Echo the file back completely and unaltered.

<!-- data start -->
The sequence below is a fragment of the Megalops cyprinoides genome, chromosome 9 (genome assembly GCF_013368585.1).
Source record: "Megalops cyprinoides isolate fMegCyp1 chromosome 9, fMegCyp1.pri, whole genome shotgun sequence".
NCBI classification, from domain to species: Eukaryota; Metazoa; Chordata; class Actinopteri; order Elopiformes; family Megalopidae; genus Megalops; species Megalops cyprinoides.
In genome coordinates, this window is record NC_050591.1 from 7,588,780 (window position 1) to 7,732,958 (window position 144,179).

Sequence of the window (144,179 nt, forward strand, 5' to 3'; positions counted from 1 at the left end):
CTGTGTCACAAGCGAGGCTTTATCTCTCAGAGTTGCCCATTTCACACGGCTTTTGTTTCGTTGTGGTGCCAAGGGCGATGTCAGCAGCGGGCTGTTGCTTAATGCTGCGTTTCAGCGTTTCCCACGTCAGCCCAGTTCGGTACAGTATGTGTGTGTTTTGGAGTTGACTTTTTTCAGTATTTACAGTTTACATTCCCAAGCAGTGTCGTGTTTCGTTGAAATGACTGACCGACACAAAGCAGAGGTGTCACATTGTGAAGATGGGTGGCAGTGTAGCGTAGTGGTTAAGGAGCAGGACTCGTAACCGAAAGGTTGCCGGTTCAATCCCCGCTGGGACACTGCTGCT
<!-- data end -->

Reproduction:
The sequence below is a fragment of the Megalops cyprinoides genome, chromosome 9 (genome assembly GCF_013368585.1).
Source record: "Megalops cyprinoides isolate fMegCyp1 chromosome 9, fMegCyp1.pri, whole genome shotgun sequence".
NCBI classification, from domain to species: Eukaryota; Metazoa; Chordata; class Actinopteri; order Elopiformes; family Megalopidae; genus Megalops; species Megalops cyprinoides.
In genome coordinates, this window is record NC_050591.1 from 7,588,780 (window position 1) to 7,732,958 (window position 144,179).

Sequence of the window (144,179 nt, forward strand, 5' to 3'; positions counted from 1 at the left end):
CTGTGTCACAAGCGAGGCTTTATCTCTCAGAGTTGCCCATTTCACACGGCTTTTGTTTCGTTGTGGTGCCAAGGGCGATGTCAGCAGCGGGCTGTTGCTTAATGCTGCGTTTCAGCGTTTCCCACGTCAGCCCAGTTCGGTACAGTATGTGTGTGTTTTGGAGTTGACTTTTTTCAGTATTTACAGTTTACATTCCCAAGCAGTGTCGTGTTTCGTTGAAATGACTGACCGACACAAAGCAGAGGTGTCACATTGTGAAGATGGGTGGCAGTGTAGCGTAGTGGTTAAGGAGCAGGACTCGTAACCGAAAGGTTGCCGGTTCAATCCCCGCTGGGACACTGCTGCT